Digital web skimming attacks continue to increase. By now, anyone running an e-commerce shop is aware of the dangers of groups like Magecart, which infect a website every 16 minutes.
However, to truly understand these skimmer groups, you have to understand the tools of the trade. The Inter Skimmer kit is one of today's most common and widely used digital skimming solutions globally. It has been involved in some of the most high-profile magecart attacks to date, most notably Group 8's breach of the Nutribullet website.
RiskIQ has identified more than 1,500 sites compromised by the Inter skimmer, but the data theft tool is still misunderstood by those tasked with defending their organization against it. To demystify Inter, RiskIQ tapped our unmatched body of research into Magecart and its dozens of groups, open-source intelligence (OSINT), and our global internet telemetry.
The resulting report, which you can access in our Threat Intelligence Portal, shows how Inter has evolved over the years, those responsible for its proliferation and development, and what may be next for the world's leading skimmer.
Below are a few highlights from the report that will help you get to know Inter, the tool e-commerce shops must keep at bay to keep their customers safe.
Inter has contributed to a low bar for entry into skimming.
Part of what makes Magecart attacks so common is they've become relatively easy to execute. There are entire economies built on the trade of skimmers, compromised sites, and stolen data. The Inter Skimmer kit is a hot item on this market and comes prepackaged and ready-made to skim so that even cybercriminals with little technical expertise (but a little cash to burn) can use it. The Inter Skimmer even comes with a dashboard to generate and deploy skimming code and back-end storage for skimmed payment data.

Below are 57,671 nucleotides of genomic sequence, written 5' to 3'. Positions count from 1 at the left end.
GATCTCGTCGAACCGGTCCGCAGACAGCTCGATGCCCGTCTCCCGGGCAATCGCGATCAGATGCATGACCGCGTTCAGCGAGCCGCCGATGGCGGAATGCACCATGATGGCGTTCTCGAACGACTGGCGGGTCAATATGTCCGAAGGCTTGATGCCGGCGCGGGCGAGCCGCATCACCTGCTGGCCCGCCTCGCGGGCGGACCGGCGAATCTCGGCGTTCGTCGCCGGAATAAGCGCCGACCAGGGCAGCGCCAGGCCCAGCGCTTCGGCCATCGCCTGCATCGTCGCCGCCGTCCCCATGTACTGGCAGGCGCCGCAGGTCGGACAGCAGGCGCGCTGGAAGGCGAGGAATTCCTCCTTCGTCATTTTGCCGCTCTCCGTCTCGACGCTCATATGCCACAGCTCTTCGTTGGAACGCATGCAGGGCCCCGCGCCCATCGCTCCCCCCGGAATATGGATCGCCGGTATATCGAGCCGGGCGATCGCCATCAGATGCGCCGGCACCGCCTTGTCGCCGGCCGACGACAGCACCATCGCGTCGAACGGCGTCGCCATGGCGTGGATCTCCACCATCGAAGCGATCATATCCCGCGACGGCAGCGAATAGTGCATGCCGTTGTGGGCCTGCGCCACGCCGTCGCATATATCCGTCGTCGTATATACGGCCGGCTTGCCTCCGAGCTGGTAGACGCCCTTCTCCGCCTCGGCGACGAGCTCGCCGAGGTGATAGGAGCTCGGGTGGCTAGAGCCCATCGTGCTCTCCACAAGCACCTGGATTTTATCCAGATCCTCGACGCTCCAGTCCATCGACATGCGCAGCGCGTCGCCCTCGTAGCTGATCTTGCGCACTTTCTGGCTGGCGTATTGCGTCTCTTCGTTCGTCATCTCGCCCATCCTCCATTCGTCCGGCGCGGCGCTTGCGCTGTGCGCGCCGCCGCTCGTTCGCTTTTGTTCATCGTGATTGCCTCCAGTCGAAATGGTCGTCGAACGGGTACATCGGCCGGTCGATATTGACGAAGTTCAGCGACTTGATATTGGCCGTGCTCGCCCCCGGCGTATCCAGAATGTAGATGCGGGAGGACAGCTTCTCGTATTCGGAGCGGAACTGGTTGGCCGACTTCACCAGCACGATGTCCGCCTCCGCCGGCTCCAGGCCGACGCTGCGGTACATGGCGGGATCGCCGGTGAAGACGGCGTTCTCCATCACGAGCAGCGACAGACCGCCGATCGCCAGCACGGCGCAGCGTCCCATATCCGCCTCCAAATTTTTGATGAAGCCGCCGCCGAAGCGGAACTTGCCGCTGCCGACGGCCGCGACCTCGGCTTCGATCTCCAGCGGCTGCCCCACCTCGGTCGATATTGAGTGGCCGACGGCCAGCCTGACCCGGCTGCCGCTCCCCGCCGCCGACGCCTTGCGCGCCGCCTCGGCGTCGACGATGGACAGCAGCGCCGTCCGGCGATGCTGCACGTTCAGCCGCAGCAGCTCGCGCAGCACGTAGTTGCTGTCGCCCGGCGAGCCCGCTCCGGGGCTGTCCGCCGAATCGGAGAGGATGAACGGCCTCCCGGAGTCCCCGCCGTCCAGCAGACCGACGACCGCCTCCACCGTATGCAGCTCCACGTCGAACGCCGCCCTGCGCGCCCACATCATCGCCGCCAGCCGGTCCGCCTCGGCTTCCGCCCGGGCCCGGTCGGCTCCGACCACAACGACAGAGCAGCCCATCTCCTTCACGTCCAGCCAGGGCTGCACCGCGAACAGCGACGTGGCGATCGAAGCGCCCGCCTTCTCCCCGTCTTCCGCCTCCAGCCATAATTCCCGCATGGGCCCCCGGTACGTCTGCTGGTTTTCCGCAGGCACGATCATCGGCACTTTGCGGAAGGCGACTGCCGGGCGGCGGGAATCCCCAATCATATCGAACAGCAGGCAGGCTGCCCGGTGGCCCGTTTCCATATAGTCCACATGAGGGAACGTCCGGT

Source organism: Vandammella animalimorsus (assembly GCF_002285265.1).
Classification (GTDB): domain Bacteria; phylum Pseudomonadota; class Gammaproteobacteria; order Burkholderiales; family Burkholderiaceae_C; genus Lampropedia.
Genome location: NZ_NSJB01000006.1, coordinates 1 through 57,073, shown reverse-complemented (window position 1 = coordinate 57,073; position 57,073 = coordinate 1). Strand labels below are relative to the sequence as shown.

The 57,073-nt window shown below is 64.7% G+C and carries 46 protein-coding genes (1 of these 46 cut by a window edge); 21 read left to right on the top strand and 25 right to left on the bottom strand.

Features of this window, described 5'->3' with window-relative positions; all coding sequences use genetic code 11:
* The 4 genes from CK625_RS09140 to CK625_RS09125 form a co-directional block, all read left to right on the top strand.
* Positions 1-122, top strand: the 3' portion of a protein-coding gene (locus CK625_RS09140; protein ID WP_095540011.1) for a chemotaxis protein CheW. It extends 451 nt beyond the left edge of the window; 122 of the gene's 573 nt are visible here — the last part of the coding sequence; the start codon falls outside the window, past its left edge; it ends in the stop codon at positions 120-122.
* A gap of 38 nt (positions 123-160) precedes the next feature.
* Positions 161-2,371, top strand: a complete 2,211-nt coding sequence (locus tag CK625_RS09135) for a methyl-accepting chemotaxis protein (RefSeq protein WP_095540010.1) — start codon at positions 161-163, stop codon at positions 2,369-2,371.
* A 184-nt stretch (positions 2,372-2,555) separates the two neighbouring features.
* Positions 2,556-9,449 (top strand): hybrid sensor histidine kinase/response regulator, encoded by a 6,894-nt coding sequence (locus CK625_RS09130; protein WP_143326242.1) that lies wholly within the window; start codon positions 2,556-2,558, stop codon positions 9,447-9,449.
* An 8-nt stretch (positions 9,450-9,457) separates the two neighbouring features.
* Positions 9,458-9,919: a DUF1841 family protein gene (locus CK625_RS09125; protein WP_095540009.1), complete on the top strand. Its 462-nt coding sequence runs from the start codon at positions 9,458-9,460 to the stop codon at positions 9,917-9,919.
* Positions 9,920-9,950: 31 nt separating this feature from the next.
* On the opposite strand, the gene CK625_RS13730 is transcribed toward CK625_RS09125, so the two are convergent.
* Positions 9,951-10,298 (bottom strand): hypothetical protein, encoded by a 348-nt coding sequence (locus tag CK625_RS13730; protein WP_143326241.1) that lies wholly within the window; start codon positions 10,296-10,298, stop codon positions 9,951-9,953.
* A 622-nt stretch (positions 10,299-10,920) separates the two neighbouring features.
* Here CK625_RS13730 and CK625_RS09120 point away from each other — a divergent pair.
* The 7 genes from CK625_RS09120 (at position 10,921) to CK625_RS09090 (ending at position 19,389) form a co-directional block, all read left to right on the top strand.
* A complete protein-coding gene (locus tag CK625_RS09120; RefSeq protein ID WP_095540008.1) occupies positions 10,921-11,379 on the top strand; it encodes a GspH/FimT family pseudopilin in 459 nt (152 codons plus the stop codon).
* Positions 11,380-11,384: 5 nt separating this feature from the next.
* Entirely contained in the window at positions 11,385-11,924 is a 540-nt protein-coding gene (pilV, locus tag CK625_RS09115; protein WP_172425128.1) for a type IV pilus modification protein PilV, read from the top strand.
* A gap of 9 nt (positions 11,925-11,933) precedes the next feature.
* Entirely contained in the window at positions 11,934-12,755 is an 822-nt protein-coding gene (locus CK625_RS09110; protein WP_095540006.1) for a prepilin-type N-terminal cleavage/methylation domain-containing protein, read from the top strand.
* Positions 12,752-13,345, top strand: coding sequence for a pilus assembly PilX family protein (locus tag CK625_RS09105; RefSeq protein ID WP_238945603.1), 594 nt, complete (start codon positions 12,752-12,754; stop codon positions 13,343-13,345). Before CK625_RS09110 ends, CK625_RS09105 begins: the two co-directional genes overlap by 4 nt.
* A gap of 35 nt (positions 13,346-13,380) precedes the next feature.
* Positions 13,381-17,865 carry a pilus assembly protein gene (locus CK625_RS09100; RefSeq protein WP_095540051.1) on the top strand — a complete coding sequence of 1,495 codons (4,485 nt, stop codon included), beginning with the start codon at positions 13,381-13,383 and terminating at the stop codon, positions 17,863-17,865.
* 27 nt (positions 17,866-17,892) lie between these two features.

'poter' is actually 'Sochi.’
The actor behind Inter has used several aliases over the years but is best known in the skimming world as 'Sochi.' However, when the actor first surfaced in 2014, they went by "poter." In 2016, poter developed the SniFall skimmer and began selling it on an underground internet forum. In late 2018, the actor created a new skimmer they dubbed Inter and started advertising it on forums under a new alias, Sochi.
Using RiskIQ data and OSINT, our researchers directly connected the infrastructure used to develop and test both skimmers to the same actor. According to Recorded Future's report, poter stopped advertising the SniFall skimmer, which they refer to as "Universal Sniffer," on January 10, 2019.
The report states that it's unclear why they stopped advertising. However, our analysis shows that poter deprecated the SniFall skimmer because they had already developed and begun to sell the new Inter skimming kit.
Skimming developers advertise new models of skimmers, just like legitimate products.
One of the early Inter models, SniFall, was first described by Volexity, which suggested that the skimmer was in use by several different actors due to variations in infrastructure, modes of skimming code injection, URI parameters, and other factors. This variation meant the developer behind the skimming code was likely selling it to other actors.
These underground sales activities were documented in Inside Magecart, a 2018 report from RiskIQ and Flashpoint. The actor, then going by poter, initially advertised the kit in July of 2016, for a licensing fee of $5,000. The developer noted the features and functions touted in their ad removed duplicate entries among the skimmed data, a feature that became standard in later models of skimmers.
On December 2, 2016, Sochi posted a new sales pitch in Russian for his latest skimmer (now called Inter), which touted its many improved features and functions. They also updated the payment structure, setting the new skimmer's licensing price at $1,300. However, this time, they included an option for a 30/70 profit-sharing arrangement instead of the fee. This drop in price and more flexible stance on payment options likely indicated increased product popularity.